If you order “caffè” in Italy, you’ll get an espresso. Add milk and foam and you’ve got a cappuccino. This coffee gets its name from the white hood worn by the Capucine monks.

The latest trend among the younger generation in Japan is coffee prepared with soy milk. They drink it because they believe that soy beans have anti-aging properties.

“Café con hielo” is very popular in Spain. You make it by pouring sweetened coffee into a glass of ice cubes.

People in Thailand don’t put milk in their coffee, but make up for it with plenty of spices and sugar.

In Turkey, coffee is boiled with water and served complete with its “soul,” the grounds. The special aroma develops in a pot that sits directly on the stove – often over an open flame.

People in the United States drink enormous quantities of filter coffee with plenty of milk – either as a “refill” in a café or in a paper cup “to go.”

Coffee in Vietnam has a surprisingly chocolaty taste. It contains a lot of caffeine and is very strong. Its special flavor comes from the sweetened condensed milk used to prepare it. It’s drunk either hot or cold with plenty of ice cubes.

Nowadays coffee is the second most important export product in Vietnam after rice. In recent years, the Southeast Asian country has risen through the ranks of coffee-exporting countries to become the second largest in the world after Brazil. And domestic demand had increased substantially too, because the Vietnamese are passionate about drinking coffee. Drunk ice-cold with sweetened milk, the stimulating brew is practically the national drink, and is consumed morning, noon and night. People all round the world love coffee. Every day, more than 2.25 billion cups of it are drunk worldwide, and the trend is an upward one. After crude oil, the precious beans are the most widely traded commodity.

Coffee in the body

In Dak Lak Province, coffee growing has enabled small-scale farmers to achieve a modest degree of prosperity. Today, coffee beans account for 80 percent of the region’s agricultural exports. Farmer Tam Dao also makes a good living from his two hectares of land. “I’m very happy – harvest time is approaching and my bushes are very healthy.” Coffee bushes have saved his family from poverty and enabled the children to get a good education, the 66-year-old farmer says. “I think that my children and grandchildren will be able to lead a better life thanks to the coffee,” he says with some pride, adding that his son will probably take over the plantation from him.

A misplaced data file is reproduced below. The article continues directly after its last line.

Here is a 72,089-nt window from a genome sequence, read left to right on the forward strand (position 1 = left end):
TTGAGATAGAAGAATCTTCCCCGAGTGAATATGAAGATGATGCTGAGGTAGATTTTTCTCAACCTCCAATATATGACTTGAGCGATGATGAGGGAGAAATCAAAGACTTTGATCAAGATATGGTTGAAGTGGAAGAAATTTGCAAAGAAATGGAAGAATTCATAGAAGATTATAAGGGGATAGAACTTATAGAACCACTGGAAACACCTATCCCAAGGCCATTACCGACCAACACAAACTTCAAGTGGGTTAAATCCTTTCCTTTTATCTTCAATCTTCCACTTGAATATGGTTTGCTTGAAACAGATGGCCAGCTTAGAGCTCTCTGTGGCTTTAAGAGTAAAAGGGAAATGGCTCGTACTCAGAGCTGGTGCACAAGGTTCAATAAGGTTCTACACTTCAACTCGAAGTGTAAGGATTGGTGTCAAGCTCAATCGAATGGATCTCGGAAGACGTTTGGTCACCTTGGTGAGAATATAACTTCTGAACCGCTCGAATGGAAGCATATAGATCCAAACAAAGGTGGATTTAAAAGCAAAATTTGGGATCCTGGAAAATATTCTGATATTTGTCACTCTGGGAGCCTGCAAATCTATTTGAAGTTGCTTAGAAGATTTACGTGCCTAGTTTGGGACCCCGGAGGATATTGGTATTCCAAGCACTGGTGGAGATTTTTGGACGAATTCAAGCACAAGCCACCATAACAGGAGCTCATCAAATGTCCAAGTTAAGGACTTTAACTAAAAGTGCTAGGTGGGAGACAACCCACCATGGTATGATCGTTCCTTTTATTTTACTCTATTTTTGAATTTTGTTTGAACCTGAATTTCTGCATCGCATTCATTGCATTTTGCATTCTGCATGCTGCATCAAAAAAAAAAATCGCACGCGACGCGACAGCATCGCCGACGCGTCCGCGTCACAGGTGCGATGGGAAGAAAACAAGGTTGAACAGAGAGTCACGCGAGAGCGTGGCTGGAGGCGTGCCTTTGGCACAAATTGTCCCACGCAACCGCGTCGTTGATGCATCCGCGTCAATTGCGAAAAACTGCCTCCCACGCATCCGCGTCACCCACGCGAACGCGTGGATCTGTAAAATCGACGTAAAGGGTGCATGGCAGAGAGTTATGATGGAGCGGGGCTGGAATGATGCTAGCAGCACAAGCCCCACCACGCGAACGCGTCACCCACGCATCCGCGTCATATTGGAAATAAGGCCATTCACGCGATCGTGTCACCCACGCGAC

A superlative product

A superlative product

Coffee is the most popular drink in the world, and it’s the most-traded commodity after crude oil.

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It provides work for 20 million people and is one of the most thoroughly researched food products. It features in up to 2,000 scientific studies every year, most of which focus on its effects on health.

All thanks to the goats
Legend has it that, in the 9th century, a goatherd in the Ethiopian kingdom of Kaffa noticed that his animals were particularly frisky after they had been eating red coffee berries. The first people to make use of this property were probably nomads in Ethiopia. They crushed red coffee berries, blended them with fat and ate hem as a mild stimulant. Around the year 1000, people started using the pulp of the beans to brew “qahwa”, a mixture of water and the fermented juice of coffee berries. It was around this time that slave traders are thought to have introduced coffee to Yemen, where the first coffee plants were cultivated in the 15th century.

Two varieties provide coffee for the world
The plant genus “Coffea” comprises some 70 species which are native throughout the tropics. Despite this variety, it is just two species which account for practically the entire production of coffee in the world: Coffea arabica, grown in the mountains, and Coffea canephora, also known as robusta coffee. Approximately 65 percent of the coffee harvested in the world is robusta.

Modern newspapers unthinkable without coffee
The first coffee houses in London were referred to as Penny Universities because customers were charged a penny for a cup of coffee and got intellectual conversation into the bargain. The city’s first Penny University opened in 1652, and 50 years later the number had grown to over 2,000. In the 18th century they were the birthplace of the first newspaper editorial offices and brought forth publications such as the Tatler and the Spectator. These appeared several times a week and contained articles on politics, the economy, culture and society.

Less is more
Ludwig Roselius, a merchant from Bremen, developed the first commercial process for decaffeinating coffee in 1905. His motive was entirely personal. Roselius believed that his father, who had been a heavy coffee drinker, had died as a result of caffeine poisoning. Roselius’s invention soon became popular not only in Germany but in France and the United States as well.

Nothing but prejudices
It used to be said that coffee is bad for your health. Over the years, opinion has changed, and scientific studies have shown that moderate consumption of coffee can, among other things, help to

• reduce the risk of developing Alzheimer’s and other forms of dementia,
• possibly protect elderly women against depression,
• reduce the risk of developing type 2 diabetes,
• and reduce the likelihood of women suffering a stroke.

Last updated: March 23, 2017  Copyright © Bayer AG
https://www.magazine.bayer.com